john ryan | 10/13/2012 - 12:49pm
What were the arguments presented to the court that stayed the injunction by Judge Forrest?  Our justice system supports Mr. Latifs case but terrorists are not p.o.w,s in the normal case. They are not the German,Japanese,Italian,North Korean or Chinese soldiers shipped home/transferred after WW2 and Korea.These men went home and returned to productive society for the most part but terrorists dont see things that way. Terrorists have no right to claim that status and we have no obligation to place them in that catergory with it,s "Geneva Convention" status and legal protections so where do terrorists fit? Civil court demands the type of evidence that is not available in a fire fight or even in a raid on "known" terrorist locations. Again,what legal case/arguments have we come up with after 11 years?  Mr. Latif may have been guilty as hell or fell into a black hole of ticking off "good" Pakistanis from "bad" Pakistanis but the U.S. public/our justice system needs some cogent definitions from our government no matter who is in the White House. A "tactical" argument that to keep the issue confused for the immediate future is desirable is dead wrong when weighed against the "strategic" argument presented by our constitution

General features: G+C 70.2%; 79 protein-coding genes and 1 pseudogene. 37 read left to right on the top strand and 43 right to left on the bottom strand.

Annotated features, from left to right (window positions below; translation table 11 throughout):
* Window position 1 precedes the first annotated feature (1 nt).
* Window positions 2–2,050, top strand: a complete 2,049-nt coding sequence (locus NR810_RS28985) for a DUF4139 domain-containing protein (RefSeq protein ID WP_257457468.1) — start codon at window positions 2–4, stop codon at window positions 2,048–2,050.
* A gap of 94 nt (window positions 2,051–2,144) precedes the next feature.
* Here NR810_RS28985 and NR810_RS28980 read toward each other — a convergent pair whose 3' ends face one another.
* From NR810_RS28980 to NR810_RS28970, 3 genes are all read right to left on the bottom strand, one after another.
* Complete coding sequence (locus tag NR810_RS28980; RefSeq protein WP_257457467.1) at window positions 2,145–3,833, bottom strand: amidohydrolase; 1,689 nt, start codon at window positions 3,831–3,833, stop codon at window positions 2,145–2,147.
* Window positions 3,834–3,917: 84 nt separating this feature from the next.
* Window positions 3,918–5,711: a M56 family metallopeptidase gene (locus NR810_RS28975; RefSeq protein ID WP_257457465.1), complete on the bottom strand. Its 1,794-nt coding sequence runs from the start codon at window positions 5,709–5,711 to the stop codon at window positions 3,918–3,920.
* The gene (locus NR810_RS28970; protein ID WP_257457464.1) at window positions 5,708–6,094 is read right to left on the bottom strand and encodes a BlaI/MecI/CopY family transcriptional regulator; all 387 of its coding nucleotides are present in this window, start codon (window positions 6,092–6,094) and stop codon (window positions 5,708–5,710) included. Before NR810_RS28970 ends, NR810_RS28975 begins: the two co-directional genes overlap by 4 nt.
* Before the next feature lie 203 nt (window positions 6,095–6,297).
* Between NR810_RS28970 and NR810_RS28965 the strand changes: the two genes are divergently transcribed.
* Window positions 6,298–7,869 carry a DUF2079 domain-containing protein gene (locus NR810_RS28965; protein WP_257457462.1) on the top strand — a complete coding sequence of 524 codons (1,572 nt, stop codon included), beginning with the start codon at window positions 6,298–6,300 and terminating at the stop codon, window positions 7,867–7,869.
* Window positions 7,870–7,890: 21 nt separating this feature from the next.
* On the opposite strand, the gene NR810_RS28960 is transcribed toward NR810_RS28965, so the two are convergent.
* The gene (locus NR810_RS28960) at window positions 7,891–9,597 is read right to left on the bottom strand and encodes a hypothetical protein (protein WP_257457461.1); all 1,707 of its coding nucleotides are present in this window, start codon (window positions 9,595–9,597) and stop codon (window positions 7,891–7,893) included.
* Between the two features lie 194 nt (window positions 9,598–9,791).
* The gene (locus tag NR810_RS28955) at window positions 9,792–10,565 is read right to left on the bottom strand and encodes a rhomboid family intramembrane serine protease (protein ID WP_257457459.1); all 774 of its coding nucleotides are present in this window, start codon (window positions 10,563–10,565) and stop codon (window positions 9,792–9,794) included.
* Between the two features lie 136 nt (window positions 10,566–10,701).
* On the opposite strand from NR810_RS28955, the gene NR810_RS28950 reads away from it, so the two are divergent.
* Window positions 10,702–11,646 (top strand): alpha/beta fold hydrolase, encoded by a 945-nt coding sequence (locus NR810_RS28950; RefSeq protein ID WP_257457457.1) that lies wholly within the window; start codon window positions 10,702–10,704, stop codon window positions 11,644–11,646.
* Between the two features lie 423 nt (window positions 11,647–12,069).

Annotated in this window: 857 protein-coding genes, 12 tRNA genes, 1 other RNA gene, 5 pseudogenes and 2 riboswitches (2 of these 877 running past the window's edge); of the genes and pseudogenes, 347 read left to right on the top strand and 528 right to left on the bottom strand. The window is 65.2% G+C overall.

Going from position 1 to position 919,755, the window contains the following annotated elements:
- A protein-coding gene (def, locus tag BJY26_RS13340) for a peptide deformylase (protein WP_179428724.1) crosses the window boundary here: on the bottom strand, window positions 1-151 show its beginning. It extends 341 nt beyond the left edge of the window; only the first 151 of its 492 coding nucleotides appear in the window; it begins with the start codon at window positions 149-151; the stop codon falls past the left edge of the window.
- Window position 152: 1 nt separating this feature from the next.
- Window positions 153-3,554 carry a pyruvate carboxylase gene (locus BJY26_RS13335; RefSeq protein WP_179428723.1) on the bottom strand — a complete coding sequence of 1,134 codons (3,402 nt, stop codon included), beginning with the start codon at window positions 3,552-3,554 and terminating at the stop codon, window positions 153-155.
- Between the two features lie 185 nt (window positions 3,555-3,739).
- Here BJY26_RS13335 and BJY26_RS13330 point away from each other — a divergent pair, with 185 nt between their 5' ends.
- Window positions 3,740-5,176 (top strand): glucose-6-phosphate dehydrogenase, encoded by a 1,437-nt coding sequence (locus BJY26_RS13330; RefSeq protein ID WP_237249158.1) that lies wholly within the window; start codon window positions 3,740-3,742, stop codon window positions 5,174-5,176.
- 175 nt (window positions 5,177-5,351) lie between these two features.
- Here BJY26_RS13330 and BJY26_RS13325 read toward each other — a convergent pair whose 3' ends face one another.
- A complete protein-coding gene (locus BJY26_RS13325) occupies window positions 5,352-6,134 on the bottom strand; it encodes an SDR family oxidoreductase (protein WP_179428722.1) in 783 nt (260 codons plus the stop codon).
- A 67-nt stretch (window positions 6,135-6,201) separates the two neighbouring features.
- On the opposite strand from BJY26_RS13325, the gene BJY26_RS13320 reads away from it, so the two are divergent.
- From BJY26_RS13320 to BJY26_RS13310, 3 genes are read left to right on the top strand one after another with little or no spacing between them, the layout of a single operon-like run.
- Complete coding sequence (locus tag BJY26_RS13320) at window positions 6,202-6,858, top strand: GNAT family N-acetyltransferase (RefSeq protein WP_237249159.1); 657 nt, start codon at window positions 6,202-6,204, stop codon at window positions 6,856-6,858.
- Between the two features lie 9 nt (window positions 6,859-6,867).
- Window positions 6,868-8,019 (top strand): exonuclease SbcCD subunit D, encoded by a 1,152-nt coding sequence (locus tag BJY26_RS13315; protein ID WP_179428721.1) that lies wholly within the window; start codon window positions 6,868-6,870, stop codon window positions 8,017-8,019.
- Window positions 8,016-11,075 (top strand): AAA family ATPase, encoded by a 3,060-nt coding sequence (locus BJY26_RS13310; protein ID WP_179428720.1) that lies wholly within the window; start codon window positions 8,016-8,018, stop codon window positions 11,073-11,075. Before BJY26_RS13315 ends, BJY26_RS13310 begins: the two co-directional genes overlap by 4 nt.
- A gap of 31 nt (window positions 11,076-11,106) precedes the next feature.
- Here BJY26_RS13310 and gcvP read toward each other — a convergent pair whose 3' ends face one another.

Vincent Gaitley | 10/13/2012 - 2:22am
Oh, I almost forgot.  The use of drones to attack enemies violates no provisions of any of the Geneva Conventions.  Drones are merely a new delivery system, controlled remotely, and actually limit much damage.  That they kill nearby civilians is not actually a violation, unless the targeting is deliberate.  And it is not.  
Get used to it.  War will become more automated in the coming years, putting fewer soldiers at risk.  These aerial assasinations are cheaper, effective, and politically savvy.  Sending abroad 300,000 soldiers to fight is logistically hard and politically difficult.  Welcome to War in the age of Apple, Microsoft, Intel, and ten dozen firms you've never heard of.  The technology that enables this blog, flies a drone; the voice you hear on your iPhone is just a billion bits of oblivion coming to kill you softly. Frankly I blame Gutenberg.  I prefer books and smoke signals and horses, but you know, we humans move and communicate but do not improve.  Not really. 
Vincent Gaitley | 10/13/2012 - 2:06am
Well, one of Sister Krommer's remarks needs clarification.  While we are at war, the war is not illegal, nor is it illegal because it is undeclared.  The US Constitution empowers the Congress to declare war, but does not require a declaration in order to defend the nation.  In other words Congress has the power but not the obligation to make a declaration. Nevertheless Congress authorized both the counter attack on Afghanistan and the invasion of Iraq. Since the Korean War such authorizations have been utilized by both parties effectively to engage the nation in conflicts short and long.  Congress has without fail on a bipartisan basis voted to fund the wars all these years.  All this adds up to the same net result: a declaration of war under American law, whether it is called that is immaterial.